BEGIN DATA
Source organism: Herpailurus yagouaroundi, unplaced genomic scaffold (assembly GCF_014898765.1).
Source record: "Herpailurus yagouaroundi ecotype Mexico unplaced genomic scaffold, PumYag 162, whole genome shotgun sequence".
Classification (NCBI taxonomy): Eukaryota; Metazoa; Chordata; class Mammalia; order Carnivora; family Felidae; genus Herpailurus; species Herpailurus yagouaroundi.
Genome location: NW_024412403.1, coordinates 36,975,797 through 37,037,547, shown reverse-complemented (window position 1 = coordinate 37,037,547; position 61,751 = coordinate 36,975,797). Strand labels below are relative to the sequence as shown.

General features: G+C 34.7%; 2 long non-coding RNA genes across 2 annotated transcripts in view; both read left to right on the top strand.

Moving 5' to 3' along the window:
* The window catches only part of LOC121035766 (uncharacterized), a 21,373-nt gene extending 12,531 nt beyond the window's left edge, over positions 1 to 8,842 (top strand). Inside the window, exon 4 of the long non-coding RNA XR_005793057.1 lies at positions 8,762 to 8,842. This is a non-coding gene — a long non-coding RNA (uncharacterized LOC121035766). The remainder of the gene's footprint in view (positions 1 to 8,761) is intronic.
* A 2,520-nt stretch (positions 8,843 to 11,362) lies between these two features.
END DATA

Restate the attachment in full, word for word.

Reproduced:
Source organism: Herpailurus yagouaroundi, unplaced genomic scaffold (assembly GCF_014898765.1).
Source record: "Herpailurus yagouaroundi ecotype Mexico unplaced genomic scaffold, PumYag 162, whole genome shotgun sequence".
Classification (NCBI taxonomy): Eukaryota; Metazoa; Chordata; class Mammalia; order Carnivora; family Felidae; genus Herpailurus; species Herpailurus yagouaroundi.
Genome location: NW_024412403.1, coordinates 36,975,797 through 37,037,547, shown reverse-complemented (window position 1 = coordinate 37,037,547; position 61,751 = coordinate 36,975,797). Strand labels below are relative to the sequence as shown.

General features: G+C 34.7%; 2 long non-coding RNA genes across 2 annotated transcripts in view; both read left to right on the top strand.

Moving 5' to 3' along the window:
* The window catches only part of LOC121035766 (uncharacterized), a 21,373-nt gene extending 12,531 nt beyond the window's left edge, over positions 1 to 8,842 (top strand). Inside the window, exon 4 of the long non-coding RNA XR_005793057.1 lies at positions 8,762 to 8,842. This is a non-coding gene — a long non-coding RNA (uncharacterized LOC121035766). The remainder of the gene's footprint in view (positions 1 to 8,761) is intronic.
* A 2,520-nt stretch (positions 8,843 to 11,362) lies between these two features.